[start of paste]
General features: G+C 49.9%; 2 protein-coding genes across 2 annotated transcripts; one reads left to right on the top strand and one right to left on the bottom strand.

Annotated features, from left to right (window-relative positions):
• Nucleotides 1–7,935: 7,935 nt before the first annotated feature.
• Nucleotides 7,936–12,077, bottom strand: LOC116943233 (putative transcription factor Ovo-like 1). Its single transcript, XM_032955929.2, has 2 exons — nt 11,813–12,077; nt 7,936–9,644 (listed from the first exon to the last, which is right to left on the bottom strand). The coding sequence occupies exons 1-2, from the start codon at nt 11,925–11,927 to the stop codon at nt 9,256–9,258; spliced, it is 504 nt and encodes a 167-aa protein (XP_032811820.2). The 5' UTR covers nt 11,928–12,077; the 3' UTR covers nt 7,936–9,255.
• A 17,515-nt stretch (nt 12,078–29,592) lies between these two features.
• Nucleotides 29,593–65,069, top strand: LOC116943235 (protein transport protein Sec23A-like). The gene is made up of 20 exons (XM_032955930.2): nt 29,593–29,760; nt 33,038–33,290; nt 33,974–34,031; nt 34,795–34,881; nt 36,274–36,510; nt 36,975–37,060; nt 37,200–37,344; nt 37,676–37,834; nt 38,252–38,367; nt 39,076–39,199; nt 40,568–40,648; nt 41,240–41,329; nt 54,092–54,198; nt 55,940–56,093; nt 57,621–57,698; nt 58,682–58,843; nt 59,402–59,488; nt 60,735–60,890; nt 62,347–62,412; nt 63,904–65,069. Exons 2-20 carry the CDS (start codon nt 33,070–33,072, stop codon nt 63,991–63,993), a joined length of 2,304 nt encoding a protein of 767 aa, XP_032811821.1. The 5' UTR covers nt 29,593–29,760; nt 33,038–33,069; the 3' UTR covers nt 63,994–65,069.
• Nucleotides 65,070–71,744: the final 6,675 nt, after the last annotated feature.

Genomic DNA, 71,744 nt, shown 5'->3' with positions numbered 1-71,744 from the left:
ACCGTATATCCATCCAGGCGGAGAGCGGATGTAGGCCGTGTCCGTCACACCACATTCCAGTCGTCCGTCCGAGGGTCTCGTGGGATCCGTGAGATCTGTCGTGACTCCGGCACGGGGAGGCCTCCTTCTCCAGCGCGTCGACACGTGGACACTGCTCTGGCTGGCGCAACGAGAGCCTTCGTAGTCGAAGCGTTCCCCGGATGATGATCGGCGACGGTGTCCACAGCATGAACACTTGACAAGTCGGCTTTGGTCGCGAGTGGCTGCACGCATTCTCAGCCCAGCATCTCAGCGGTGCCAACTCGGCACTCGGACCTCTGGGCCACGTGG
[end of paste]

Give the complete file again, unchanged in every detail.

General features: G+C 49.9%; 2 protein-coding genes across 2 annotated transcripts; one reads left to right on the top strand and one right to left on the bottom strand.

Annotated features, from left to right (window-relative positions):
• Nucleotides 1–7,935: 7,935 nt before the first annotated feature.
• Nucleotides 7,936–12,077, bottom strand: LOC116943233 (putative transcription factor Ovo-like 1). Its single transcript, XM_032955929.2, has 2 exons — nt 11,813–12,077; nt 7,936–9,644 (listed from the first exon to the last, which is right to left on the bottom strand). The coding sequence occupies exons 1-2, from the start codon at nt 11,925–11,927 to the stop codon at nt 9,256–9,258; spliced, it is 504 nt and encodes a 167-aa protein (XP_032811820.2). The 5' UTR covers nt 11,928–12,077; the 3' UTR covers nt 7,936–9,255.
• A 17,515-nt stretch (nt 12,078–29,592) lies between these two features.
• Nucleotides 29,593–65,069, top strand: LOC116943235 (protein transport protein Sec23A-like). The gene is made up of 20 exons (XM_032955930.2): nt 29,593–29,760; nt 33,038–33,290; nt 33,974–34,031; nt 34,795–34,881; nt 36,274–36,510; nt 36,975–37,060; nt 37,200–37,344; nt 37,676–37,834; nt 38,252–38,367; nt 39,076–39,199; nt 40,568–40,648; nt 41,240–41,329; nt 54,092–54,198; nt 55,940–56,093; nt 57,621–57,698; nt 58,682–58,843; nt 59,402–59,488; nt 60,735–60,890; nt 62,347–62,412; nt 63,904–65,069. Exons 2-20 carry the CDS (start codon nt 33,070–33,072, stop codon nt 63,991–63,993), a joined length of 2,304 nt encoding a protein of 767 aa, XP_032811821.1. The 5' UTR covers nt 29,593–29,760; nt 33,038–33,069; the 3' UTR covers nt 63,994–65,069.
• Nucleotides 65,070–71,744: the final 6,675 nt, after the last annotated feature.

Genomic DNA, 71,744 nt, shown 5'->3' with positions numbered 1-71,744 from the left:
ACCGTATATCCATCCAGGCGGAGAGCGGATGTAGGCCGTGTCCGTCACACCACATTCCAGTCGTCCGTCCGAGGGTCTCGTGGGATCCGTGAGATCTGTCGTGACTCCGGCACGGGGAGGCCTCCTTCTCCAGCGCGTCGACACGTGGACACTGCTCTGGCTGGCGCAACGAGAGCCTTCGTAGTCGAAGCGTTCCCCGGATGATGATCGGCGACGGTGTCCACAGCATGAACACTTGACAAGTCGGCTTTGGTCGCGAGTGGCTGCACGCATTCTCAGCCCAGCATCTCAGCGGTGCCAACTCGGCACTCGGACCTCTGGGCCACGTGG